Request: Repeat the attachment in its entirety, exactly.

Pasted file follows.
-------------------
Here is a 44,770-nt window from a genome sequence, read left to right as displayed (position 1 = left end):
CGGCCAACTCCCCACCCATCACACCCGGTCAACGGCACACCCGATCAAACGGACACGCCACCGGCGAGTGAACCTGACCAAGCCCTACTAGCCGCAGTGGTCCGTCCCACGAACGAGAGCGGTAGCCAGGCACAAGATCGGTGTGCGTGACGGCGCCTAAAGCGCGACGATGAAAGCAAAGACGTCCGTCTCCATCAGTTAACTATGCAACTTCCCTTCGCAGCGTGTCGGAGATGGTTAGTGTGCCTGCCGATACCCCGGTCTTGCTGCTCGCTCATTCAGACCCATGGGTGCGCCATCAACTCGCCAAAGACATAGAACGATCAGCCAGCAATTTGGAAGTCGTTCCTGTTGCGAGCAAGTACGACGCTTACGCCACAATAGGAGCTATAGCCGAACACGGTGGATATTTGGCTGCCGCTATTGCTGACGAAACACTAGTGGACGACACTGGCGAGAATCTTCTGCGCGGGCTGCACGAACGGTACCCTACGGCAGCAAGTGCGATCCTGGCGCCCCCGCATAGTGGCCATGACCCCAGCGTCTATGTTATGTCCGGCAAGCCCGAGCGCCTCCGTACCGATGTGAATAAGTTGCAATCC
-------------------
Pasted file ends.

Here is a 44,770-nt window from a genome sequence, read left to right as displayed (position 1 = left end):
CGGCCAACTCCCCACCCATCACACCCGGTCAACGGCACACCCGATCAAACGGACACGCCACCGGCGAGTGAACCTGACCAAGCCCTACTAGCCGCAGTGGTCCGTCCCACGAACGAGAGCGGTAGCCAGGCACAAGATCGGTGTGCGTGACGGCGCCTAAAGCGCGACGATGAAAGCAAAGACGTCCGTCTCCATCAGTTAACTATGCAACTTCCCTTCGCAGCGTGTCGGAGATGGTTAGTGTGCCTGCCGATACCCCGGTCTTGCTGCTCGCTCATTCAGACCCATGGGTGCGCCATCAACTCGCCAAAGACATAGAACGATCAGCCAGCAATTTGGAAGTCGTTCCTGTTGCGAGCAAGTACGACGCTTACGCCACAATAGGAGCTATAGCCGAACACGGTGGATATTTGGCTGCCGCTATTGCTGACGAAACACTAGTGGACGACACTGGCGAGAATCTTCTGCGCGGGCTGCACGAACGGTACCCTACGGCAGCAAGTGCGATCCTGGCGCCCCCGCATAGTGGCCATGACCCCAGCGTCTATGTTATGTCCGGCAAGCCCGAGCGCCTCCGTACCGATGTGAATAAGTTGCAATCC